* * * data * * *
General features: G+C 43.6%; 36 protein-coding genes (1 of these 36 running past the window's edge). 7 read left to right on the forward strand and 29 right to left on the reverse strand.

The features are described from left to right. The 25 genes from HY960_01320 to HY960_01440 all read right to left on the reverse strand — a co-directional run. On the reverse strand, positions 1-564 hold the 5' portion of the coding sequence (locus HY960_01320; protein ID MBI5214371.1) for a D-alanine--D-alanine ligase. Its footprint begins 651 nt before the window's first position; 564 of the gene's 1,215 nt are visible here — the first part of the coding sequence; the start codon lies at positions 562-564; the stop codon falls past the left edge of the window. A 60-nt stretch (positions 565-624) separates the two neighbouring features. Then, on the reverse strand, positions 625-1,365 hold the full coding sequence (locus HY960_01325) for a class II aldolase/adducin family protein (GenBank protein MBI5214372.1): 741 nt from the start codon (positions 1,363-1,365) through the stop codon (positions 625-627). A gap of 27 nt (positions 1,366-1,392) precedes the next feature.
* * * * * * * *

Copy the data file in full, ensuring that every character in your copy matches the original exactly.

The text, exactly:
General features: G+C 43.6%; 36 protein-coding genes (1 of these 36 running past the window's edge). 7 read left to right on the forward strand and 29 right to left on the reverse strand.

The features are described from left to right. The 25 genes from HY960_01320 to HY960_01440 all read right to left on the reverse strand — a co-directional run. On the reverse strand, positions 1-564 hold the 5' portion of the coding sequence (locus HY960_01320; protein ID MBI5214371.1) for a D-alanine--D-alanine ligase. Its footprint begins 651 nt before the window's first position; 564 of the gene's 1,215 nt are visible here — the first part of the coding sequence; the start codon lies at positions 562-564; the stop codon falls past the left edge of the window. A 60-nt stretch (positions 565-624) separates the two neighbouring features. Then, on the reverse strand, positions 625-1,365 hold the full coding sequence (locus HY960_01325) for a class II aldolase/adducin family protein (GenBank protein MBI5214372.1): 741 nt from the start codon (positions 1,363-1,365) through the stop codon (positions 625-627). A gap of 27 nt (positions 1,366-1,392) precedes the next feature.